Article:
All of your getCustomerByProperty calls look like queries to me, so they would fall into the latter category. I'd probably want to use a single entry point to generate the collection, so I would be looking to see if

getCustomersThatSatisfy(Specification spec)

is a reasonable choice; the query handlers would then construct the appropriate specification from the parameters given, and pass that specification to the repository. The downside is that signature really suggests that the repository is a collection in memory; it's not clear to me that the predicate buys you much if the repository is just an abstraction of running a SQL statement against a relational database.

There are some patterns that can help out, though. For example, instead of building the specification by hand, pass to the repository a description of the constraints, and allow the implementation of the repository to decide what to do.

Warning: java like typing detected

interface CustomerRepository {
    interface ConstraintBuilder {
        void setLastName();
        void setFirstName();

    interface ConstraintDescriptor {
        void copyTo(ConstraintBuilder builder);

    List<CustomerProjection> getCustomersThatSatisfy(ConstraintDescriptor descriptor);

SQLBackedCustomerRepository implements CustomerRepository {
    List<CustomerProjection> getCustomersThatSatisfy(ConstraintDescriptor descriptor) {
        WhereClauseBuilder builder = new WhereClauseBuilder();
        Query q = createQuery(builder.build());

CollectionBackedCustomerRepository implements CustomerRepository {
    List<CustomerProjection> getCustomersThatSatisfy(ConstraintDescriptor descriptor) {
        PredicateBuilder builder = new PredicateBuilder();
        Predicate p = builder.build();
        // ...

class MatchLastName implements CustomerRepository.ConstraintDescriptor {
    private final lastName;
    // ...

    void copyTo(CustomerRepository.ConstraintBuilder builder) {

In conclusion: the choice between providing an aggregate and providing a DTO depends on what you are expecting the consumer to do with it. My guess would be one concrete implementation supporting an interface for each context.

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  • That's all nice and good, but the asker doesn't mention using CQRS. You're right though, his problem would be non-existent if he did. – MetaFight Jan 6 '16 at 18:12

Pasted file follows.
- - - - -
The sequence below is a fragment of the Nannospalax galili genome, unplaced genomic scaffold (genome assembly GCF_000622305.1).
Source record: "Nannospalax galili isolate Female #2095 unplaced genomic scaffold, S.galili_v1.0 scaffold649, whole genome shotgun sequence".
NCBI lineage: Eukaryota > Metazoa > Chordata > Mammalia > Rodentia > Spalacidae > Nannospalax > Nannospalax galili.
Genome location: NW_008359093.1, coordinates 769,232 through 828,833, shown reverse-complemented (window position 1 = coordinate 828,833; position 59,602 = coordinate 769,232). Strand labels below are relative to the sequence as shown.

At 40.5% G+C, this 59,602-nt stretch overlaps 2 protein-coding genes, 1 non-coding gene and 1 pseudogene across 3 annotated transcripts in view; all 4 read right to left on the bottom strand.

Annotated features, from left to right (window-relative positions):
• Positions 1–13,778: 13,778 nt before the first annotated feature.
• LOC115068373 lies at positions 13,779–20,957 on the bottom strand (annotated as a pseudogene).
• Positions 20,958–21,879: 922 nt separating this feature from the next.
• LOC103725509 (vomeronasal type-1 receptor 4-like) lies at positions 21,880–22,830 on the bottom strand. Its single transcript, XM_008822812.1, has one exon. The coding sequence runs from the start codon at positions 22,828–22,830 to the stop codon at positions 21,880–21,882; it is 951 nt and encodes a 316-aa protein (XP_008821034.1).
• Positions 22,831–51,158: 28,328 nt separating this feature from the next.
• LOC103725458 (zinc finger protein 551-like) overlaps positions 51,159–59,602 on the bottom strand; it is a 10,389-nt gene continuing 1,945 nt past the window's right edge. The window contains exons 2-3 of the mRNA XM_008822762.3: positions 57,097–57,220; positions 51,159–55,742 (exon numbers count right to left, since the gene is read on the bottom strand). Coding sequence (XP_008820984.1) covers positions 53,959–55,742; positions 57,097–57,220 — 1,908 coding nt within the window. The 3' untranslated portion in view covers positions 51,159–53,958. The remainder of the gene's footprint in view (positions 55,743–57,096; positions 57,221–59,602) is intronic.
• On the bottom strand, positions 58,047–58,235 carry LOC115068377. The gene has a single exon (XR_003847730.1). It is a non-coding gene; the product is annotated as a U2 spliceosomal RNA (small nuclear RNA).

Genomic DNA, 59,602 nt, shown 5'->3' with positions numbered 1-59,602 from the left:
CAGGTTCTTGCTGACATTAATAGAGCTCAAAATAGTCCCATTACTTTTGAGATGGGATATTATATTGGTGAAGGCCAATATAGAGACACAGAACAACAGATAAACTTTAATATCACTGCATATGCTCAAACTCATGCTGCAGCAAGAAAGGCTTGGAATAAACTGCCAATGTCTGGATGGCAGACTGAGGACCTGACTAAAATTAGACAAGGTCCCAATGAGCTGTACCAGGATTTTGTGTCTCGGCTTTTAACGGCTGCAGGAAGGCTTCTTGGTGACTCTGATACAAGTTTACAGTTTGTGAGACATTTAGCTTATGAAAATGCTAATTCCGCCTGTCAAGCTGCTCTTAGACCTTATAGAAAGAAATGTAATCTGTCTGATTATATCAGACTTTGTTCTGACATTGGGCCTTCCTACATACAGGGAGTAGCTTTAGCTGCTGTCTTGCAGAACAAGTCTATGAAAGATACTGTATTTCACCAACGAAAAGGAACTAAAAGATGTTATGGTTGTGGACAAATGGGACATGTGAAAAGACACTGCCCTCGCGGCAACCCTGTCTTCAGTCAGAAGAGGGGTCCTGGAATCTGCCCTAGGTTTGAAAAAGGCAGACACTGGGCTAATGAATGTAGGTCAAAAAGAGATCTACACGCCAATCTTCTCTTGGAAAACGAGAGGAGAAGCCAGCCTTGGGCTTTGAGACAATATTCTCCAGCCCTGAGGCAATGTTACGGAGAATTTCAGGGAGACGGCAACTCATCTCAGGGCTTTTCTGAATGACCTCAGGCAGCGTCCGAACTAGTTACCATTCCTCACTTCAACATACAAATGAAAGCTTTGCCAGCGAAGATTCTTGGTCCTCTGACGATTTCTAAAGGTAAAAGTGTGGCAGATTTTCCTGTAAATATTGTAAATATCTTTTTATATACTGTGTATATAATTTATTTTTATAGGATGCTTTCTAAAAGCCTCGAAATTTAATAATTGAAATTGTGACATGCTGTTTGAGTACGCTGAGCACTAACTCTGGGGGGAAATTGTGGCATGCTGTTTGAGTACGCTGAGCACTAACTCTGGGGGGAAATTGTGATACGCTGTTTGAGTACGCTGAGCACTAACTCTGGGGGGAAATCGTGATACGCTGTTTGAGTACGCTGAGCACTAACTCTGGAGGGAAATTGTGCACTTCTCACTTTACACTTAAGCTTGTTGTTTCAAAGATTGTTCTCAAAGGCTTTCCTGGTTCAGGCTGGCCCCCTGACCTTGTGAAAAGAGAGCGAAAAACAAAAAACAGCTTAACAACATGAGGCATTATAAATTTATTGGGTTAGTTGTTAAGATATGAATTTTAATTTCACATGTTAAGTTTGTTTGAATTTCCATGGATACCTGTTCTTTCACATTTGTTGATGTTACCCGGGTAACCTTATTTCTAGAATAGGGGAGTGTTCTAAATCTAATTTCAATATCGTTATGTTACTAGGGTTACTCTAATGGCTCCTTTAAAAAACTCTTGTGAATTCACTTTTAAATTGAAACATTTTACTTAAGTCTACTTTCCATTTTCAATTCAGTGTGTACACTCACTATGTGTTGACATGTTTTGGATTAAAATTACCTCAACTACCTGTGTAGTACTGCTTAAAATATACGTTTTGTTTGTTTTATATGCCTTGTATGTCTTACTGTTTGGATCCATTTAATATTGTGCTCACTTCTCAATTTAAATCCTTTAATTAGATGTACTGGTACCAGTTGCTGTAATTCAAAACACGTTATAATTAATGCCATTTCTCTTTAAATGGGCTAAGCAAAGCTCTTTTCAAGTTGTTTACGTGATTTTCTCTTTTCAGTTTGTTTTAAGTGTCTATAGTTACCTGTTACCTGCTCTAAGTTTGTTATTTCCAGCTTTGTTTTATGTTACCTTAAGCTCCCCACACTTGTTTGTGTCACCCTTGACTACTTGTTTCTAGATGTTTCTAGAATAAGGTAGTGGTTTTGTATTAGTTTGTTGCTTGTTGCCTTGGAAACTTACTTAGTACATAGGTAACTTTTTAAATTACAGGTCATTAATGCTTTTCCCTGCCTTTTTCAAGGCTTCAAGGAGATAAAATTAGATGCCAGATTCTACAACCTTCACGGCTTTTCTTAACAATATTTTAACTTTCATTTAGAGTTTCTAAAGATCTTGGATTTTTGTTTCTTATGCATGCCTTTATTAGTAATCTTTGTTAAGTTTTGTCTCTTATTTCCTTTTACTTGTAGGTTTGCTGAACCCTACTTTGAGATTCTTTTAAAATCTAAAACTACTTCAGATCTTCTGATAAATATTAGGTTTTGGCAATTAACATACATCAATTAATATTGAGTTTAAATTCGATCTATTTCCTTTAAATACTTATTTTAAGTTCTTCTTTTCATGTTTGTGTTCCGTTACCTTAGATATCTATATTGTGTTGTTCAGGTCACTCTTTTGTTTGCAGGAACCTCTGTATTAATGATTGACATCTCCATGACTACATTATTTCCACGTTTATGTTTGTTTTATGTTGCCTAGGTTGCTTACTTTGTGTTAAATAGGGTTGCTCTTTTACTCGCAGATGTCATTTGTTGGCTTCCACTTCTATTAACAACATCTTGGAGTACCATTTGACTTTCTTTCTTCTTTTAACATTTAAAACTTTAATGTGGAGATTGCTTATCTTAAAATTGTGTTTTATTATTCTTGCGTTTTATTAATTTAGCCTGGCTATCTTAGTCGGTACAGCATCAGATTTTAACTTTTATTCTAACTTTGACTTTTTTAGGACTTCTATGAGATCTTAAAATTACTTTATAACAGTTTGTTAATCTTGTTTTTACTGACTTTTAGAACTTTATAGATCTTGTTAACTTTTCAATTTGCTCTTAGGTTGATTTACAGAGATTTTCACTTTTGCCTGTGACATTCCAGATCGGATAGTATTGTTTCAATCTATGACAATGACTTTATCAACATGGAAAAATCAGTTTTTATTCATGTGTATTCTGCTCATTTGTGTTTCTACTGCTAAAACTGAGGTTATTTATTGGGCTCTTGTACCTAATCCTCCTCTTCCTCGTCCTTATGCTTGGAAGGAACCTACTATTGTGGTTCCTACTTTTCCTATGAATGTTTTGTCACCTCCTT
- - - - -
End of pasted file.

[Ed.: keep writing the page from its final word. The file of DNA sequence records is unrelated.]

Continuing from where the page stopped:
• I have no knowledge on CQRS tho I heard about it. As I understand it, when thinking on what to return if AggregateDTO or ProjectionDTO, I'll return ProjectionDTO. Then on the getCustomersThatSatisfy(Specification spec) is I'll just list the properties I needed for search options. Am I getting it right? – codefish Jan 7 '16 at 1:44
  • Unclear. I don't believe AggregateDTO should exist. The point of an aggregate is to ensure that all changes satisfy the business invariant. It's encapsulation of the domain rules that need to be satisfied -- ie, it is behavior. Projections, on the other hand, are representations of some snapshot of the state that was acceptable to the business. See edit for attempt to clarify the specification. – VoiceOfUnreason Jan 7 '16 at 4:54
  • I agree with the VoiceOfUnreason that an AggregateDTO shouldn't exist - I think of the ProjectionDTO as a viewmodel for data only. It can adapt it's shape to what's required by the caller, pulling in data from various sources as necessary. The Aggregate Root should be a complete representation of all related data so all referential rules can be tested before saving. It only changes shape under more drastic circumstances, such as DB table changes or modified data relationships. – Brad Irby Jun 6 '17 at 16:17

Based on my knowledge of DDD you should have this,

public CustomerDTO GetCustomerByName(string name) { /*some code*/ }

In a repository, should I return IQueryable or IEnumerable?

It depends, you would find mix views from different peoples for this question. But I personally believe that if your repository will be used by a service like CustomerService then you may use IQueryable otherwise stick with IEnumerable.

Should Repositories return IQueryable?

In a service or repository, should I do something like.. GetCustomerByLastName, GetCustomerByFirstName, GetCustomerByEmail? or just make a method that is something like GetCustomerBy(Func predicate)?

In your repository you should have a generic function like you said GetCustomer(Func predicate) but in your service layer add three different methods, this is because there is a chance your service being called from different clients and they need different DTOs.

You may also use Generic Repository Pattern for common CRUD, if you are not already aware.